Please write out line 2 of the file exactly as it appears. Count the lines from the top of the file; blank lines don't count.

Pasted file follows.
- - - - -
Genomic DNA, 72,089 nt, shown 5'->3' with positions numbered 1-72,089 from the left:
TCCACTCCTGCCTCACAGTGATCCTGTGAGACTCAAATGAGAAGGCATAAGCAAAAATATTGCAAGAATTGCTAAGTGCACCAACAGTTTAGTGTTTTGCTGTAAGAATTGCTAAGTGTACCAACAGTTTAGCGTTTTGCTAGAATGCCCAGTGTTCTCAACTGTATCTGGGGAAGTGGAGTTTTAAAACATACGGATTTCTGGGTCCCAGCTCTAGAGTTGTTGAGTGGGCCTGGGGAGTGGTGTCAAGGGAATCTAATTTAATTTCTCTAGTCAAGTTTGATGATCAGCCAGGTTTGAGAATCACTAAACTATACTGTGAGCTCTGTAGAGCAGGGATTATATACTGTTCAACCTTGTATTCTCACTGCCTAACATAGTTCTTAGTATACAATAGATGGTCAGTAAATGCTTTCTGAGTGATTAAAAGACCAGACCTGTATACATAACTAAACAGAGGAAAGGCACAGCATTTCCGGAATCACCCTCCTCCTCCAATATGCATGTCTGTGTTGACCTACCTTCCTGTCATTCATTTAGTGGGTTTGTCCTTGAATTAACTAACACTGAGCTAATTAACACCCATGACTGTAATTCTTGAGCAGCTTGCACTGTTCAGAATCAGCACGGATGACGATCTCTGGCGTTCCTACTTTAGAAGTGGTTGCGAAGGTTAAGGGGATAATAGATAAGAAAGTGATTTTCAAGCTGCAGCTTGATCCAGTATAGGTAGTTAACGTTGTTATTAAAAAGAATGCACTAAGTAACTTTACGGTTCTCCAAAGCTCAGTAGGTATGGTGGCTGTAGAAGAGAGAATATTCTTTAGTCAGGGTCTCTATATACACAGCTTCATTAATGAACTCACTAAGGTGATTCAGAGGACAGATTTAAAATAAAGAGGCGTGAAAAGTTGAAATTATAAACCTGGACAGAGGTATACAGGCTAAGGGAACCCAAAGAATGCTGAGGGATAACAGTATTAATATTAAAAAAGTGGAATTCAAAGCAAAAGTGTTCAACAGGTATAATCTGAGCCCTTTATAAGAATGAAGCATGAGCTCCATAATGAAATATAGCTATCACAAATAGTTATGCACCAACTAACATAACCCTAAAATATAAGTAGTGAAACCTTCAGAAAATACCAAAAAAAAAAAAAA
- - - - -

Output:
TCCACTCCTGCCTCACAGTGATCCTGTGAGACTCAAATGAGAAGGCATAAGCAAAAATATTGCAAGAATTGCTAAGTGCACCAACAGTTTAGTGTTTTGCTGTAAGAATTGCTAAGTGTACCAACAGTTTAGCGTTTTGCTAGAATGCCCAGTGTTCTCAACTGTATCTGGGGAAGTGGAGTTTTAAAACATACGGATTTCTGGGTCCCAGCTCTAGAGTTGTTGAGTGGGCCTGGGGAGTGGTGTCAAGGGAATCTAATTTAATTTCTCTAGTCAAGTTTGATGATCAGCCAGGTTTGAGAATCACTAAACTATACTGTGAGCTCTGTAGAGCAGGGATTATATACTGTTCAACCTTGTATTCTCACTGCCTAACATAGTTCTTAGTATACAATAGATGGTCAGTAAATGCTTTCTGAGTGATTAAAAGACCAGACCTGTATACATAACTAAACAGAGGAAAGGCACAGCATTTCCGGAATCACCCTCCTCCTCCAATATGCATGTCTGTGTTGACCTACCTTCCTGTCATTCATTTAGTGGGTTTGTCCTTGAATTAACTAACACTGAGCTAATTAACACCCATGACTGTAATTCTTGAGCAGCTTGCACTGTTCAGAATCAGCACGGATGACGATCTCTGGCGTTCCTACTTTAGAAGTGGTTGCGAAGGTTAAGGGGATAATAGATAAGAAAGTGATTTTCAAGCTGCAGCTTGATCCAGTATAGGTAGTTAACGTTGTTATTAAAAAGAATGCACTAAGTAACTTTACGGTTCTCCAAAGCTCAGTAGGTATGGTGGCTGTAGAAGAGAGAATATTCTTTAGTCAGGGTCTCTATATACACAGCTTCATTAATGAACTCACTAAGGTGATTCAGAGGACAGATTTAAAATAAAGAGGCGTGAAAAGTTGAAATTATAAACCTGGACAGAGGTATACAGGCTAAGGGAACCCAAAGAATGCTGAGGGATAACAGTATTAATATTAAAAAAGTGGAATTCAAAGCAAAAGTGTTCAACAGGTATAATCTGAGCCCTTTATAAGAATGAAGCATGAGCTCCATAATGAAATATAGCTATCACAAATAGTTATGCACCAACTAACATAACCCTAAAATATAAGTAGTGAAACCTTCAGAAAATACCAAAAAAAAAAAAAA